of signal energy from the random length of antenna to the receiver.
At some frequencies the coupler will seemingly have no effect,
which means the antenna and receiver are matched as closely as
possible. At other - or most - frequencies the coupler will have
a very decided and noticeable effect. Capacitor C2 whould be switched
in and out of the circuit when the coupler seems to have the least
effect - especially at lower frequencies.
settings should be logged to simplify re-tuning.
I have several
comments about this excellent article. Also, in the years since
this article was published, several things have changed:
the number of coil turns on the original schematic was obscured
incompetant Xeroxing. I had enough information to make a pretty
good guess in most cases.
that the prices listed have changed during the years.
such as the 1 3/4 inch form described here have disappeared along
with electronics hobbyist shops. An length of empty tubing from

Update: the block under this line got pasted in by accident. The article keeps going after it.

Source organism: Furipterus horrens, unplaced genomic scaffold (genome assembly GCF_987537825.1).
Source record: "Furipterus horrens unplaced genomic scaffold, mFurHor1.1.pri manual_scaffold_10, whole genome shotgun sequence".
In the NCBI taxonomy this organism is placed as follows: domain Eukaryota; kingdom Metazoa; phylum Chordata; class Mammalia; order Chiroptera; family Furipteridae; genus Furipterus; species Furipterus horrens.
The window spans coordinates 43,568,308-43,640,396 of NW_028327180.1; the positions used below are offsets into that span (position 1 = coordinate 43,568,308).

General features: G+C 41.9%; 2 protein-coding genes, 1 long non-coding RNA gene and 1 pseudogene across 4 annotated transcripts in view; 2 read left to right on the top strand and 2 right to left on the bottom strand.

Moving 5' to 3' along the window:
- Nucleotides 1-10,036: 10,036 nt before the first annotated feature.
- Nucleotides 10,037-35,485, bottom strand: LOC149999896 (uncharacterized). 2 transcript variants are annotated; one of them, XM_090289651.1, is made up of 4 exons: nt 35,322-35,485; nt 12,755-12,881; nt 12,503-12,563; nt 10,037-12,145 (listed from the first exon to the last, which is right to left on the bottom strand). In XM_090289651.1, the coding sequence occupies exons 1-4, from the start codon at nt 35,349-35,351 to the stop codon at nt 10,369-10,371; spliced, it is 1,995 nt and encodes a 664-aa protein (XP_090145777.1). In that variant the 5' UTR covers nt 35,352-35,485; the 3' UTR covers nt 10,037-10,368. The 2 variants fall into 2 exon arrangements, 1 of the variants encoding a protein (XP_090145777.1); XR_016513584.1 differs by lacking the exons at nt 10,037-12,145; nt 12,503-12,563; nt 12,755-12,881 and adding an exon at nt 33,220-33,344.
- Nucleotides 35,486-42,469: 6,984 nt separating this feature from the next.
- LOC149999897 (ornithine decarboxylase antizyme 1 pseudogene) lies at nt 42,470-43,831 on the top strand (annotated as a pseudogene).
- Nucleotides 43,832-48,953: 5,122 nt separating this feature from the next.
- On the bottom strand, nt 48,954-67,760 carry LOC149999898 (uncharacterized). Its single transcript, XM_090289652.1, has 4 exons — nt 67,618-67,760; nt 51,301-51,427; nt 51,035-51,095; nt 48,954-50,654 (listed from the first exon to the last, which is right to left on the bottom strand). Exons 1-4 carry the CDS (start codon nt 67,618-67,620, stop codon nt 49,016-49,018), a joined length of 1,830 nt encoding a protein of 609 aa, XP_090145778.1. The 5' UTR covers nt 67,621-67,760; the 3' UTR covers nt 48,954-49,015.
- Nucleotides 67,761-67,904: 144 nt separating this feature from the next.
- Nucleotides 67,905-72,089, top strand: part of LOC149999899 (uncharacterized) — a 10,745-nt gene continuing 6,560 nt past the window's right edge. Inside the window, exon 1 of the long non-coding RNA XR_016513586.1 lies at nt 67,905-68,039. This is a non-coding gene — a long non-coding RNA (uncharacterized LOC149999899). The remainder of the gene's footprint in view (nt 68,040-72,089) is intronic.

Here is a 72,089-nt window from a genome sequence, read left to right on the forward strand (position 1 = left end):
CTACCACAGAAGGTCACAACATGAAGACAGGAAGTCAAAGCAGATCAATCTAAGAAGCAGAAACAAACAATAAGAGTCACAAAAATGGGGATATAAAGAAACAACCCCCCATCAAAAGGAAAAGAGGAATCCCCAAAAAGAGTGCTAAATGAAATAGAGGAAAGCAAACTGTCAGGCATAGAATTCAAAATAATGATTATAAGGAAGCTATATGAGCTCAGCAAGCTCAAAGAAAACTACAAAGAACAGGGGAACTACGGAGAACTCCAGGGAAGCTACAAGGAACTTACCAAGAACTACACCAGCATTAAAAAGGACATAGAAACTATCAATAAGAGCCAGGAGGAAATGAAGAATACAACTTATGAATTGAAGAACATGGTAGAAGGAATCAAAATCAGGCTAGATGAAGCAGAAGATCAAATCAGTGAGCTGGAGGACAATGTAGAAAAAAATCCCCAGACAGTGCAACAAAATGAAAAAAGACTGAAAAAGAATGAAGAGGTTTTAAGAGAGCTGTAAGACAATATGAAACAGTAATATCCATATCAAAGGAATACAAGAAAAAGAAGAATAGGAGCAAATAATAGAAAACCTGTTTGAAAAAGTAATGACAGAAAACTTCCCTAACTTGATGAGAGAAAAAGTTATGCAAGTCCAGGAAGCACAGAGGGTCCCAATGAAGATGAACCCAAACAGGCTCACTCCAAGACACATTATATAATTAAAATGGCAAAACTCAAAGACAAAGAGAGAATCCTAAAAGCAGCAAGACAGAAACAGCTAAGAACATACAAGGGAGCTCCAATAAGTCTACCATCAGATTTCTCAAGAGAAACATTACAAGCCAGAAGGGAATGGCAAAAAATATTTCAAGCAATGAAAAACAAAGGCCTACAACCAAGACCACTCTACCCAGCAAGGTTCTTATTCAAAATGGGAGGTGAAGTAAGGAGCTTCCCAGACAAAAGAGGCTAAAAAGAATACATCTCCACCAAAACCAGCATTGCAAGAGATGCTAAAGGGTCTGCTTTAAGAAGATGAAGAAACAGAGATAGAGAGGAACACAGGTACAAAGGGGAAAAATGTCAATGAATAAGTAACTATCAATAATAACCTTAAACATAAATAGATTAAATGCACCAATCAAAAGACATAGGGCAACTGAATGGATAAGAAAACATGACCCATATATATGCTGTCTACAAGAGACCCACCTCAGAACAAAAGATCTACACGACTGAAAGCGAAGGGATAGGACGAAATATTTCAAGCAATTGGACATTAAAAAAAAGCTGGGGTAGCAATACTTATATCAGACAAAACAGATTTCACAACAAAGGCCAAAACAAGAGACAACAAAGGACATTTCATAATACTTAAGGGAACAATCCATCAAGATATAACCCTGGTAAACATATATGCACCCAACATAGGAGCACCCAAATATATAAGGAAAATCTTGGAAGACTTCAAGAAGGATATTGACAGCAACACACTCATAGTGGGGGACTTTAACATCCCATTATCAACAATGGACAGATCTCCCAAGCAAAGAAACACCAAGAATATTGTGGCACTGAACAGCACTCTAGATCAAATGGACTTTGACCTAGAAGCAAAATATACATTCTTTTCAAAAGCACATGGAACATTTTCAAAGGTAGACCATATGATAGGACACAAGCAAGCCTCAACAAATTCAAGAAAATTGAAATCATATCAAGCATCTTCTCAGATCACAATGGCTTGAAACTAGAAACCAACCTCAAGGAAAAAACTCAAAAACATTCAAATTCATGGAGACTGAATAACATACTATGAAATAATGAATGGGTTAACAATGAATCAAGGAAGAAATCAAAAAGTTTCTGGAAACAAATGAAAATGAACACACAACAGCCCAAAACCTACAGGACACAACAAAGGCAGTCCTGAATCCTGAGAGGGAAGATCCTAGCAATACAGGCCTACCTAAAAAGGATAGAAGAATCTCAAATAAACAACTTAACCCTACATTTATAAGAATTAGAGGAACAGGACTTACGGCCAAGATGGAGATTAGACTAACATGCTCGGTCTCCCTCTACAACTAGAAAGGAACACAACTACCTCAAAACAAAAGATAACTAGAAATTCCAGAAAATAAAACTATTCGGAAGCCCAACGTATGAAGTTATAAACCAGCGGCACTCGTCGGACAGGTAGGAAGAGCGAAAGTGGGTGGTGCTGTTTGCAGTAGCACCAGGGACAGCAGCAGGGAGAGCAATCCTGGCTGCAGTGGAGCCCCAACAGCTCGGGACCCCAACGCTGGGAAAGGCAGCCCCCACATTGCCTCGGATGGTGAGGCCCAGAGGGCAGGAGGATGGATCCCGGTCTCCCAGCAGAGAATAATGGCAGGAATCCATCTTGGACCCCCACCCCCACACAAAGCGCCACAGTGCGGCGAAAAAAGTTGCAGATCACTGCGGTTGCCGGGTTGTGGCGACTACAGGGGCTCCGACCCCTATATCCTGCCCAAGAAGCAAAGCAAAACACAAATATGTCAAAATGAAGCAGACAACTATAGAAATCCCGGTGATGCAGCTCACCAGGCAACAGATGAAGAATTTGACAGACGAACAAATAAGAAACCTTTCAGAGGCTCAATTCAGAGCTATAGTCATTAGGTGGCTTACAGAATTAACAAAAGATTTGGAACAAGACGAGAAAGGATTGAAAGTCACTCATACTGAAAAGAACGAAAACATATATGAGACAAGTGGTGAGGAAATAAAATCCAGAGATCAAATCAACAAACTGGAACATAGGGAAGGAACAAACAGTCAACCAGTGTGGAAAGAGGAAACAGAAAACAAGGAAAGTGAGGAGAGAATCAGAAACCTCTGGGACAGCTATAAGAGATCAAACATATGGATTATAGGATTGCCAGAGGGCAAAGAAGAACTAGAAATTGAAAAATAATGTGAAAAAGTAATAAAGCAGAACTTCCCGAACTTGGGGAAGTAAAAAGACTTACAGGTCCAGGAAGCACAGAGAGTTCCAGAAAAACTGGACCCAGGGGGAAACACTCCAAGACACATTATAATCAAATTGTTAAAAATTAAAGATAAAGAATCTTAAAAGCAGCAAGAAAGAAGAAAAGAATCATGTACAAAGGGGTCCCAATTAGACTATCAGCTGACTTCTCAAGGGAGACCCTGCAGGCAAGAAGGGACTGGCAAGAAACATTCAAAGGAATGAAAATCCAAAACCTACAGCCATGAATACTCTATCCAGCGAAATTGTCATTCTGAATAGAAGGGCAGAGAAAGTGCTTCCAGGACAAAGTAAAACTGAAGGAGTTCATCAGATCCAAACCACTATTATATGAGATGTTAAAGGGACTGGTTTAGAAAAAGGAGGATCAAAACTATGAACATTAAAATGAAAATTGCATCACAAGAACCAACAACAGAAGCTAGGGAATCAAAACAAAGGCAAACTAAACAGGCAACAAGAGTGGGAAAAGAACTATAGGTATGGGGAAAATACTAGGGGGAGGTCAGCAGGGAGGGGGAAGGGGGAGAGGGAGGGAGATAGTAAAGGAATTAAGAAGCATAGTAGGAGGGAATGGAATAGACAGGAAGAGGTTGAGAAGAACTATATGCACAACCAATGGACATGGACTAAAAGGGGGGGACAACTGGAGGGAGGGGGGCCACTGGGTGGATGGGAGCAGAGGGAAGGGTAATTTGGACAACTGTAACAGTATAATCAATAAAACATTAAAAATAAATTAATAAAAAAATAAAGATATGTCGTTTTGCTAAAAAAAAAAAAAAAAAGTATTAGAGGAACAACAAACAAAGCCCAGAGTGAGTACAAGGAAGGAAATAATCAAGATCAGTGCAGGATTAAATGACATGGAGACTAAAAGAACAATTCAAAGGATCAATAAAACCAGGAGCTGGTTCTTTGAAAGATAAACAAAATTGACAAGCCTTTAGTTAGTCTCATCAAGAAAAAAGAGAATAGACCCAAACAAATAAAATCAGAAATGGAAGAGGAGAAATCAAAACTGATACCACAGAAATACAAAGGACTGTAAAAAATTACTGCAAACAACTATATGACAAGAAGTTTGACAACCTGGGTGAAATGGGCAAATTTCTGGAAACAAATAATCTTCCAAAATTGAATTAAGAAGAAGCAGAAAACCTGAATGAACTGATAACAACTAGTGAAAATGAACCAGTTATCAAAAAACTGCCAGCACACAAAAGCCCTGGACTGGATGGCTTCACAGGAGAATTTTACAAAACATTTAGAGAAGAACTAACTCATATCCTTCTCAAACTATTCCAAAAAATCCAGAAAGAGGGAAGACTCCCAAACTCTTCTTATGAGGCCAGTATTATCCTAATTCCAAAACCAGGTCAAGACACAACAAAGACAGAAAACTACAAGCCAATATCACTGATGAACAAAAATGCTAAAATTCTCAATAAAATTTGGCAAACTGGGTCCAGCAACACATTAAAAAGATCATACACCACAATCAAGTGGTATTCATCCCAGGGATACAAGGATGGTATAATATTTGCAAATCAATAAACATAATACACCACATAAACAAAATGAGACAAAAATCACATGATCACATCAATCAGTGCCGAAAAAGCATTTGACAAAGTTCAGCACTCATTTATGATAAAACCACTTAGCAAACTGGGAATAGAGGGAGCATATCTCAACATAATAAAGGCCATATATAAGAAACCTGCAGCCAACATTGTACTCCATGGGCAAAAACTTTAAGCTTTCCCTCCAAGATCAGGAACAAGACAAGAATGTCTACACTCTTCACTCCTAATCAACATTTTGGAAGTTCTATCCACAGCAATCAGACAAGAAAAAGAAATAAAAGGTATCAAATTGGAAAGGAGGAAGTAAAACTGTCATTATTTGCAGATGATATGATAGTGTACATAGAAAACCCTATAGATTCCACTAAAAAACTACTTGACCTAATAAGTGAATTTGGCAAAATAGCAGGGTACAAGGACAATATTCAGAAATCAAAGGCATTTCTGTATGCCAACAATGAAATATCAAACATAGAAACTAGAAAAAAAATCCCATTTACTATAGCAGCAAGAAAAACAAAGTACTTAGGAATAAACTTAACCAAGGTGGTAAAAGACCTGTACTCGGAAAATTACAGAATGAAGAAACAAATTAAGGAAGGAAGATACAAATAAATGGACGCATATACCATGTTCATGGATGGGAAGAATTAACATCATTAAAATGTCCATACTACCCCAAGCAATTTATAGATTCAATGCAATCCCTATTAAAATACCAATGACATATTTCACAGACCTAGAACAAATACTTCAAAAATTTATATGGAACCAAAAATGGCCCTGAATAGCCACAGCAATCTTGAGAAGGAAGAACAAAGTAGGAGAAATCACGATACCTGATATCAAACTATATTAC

Christmas wrapping paper might be found that is 1 3/4 inches in
diameter. It will not be very strong, but may suffice. A far superior
core can be made from a length of PVC plumbing pipe (but what
do you do with the other 7 1/2 feet?). Some changes in assembly
technique might be required, because I don't think it can stand
up to soldering temperatures.
It may be
next to impossible to get a 250 pF variable capacitor. Discarded
two section tuning capacitors can be used, the larger section
is 365 pF. The extra capacitance will make no difference, as you
can just use 250 pF of the tuning range.
The AM band
expansion to 1700 kHz should make no difference - as the coupler
is usable to frequencies of 6800 kHz.
A good grounding
clamp is a 1" hose clamp from an automotive parts store.
A cheap version
of this coupler can be constructed using a discarded ferrite bar
antenna and two tuning capacitors. The coil is tuned by moving
the ferrite bar in and out. The tuning range will not be as great,
article originally appeared in Popular Electronics, March, 1968,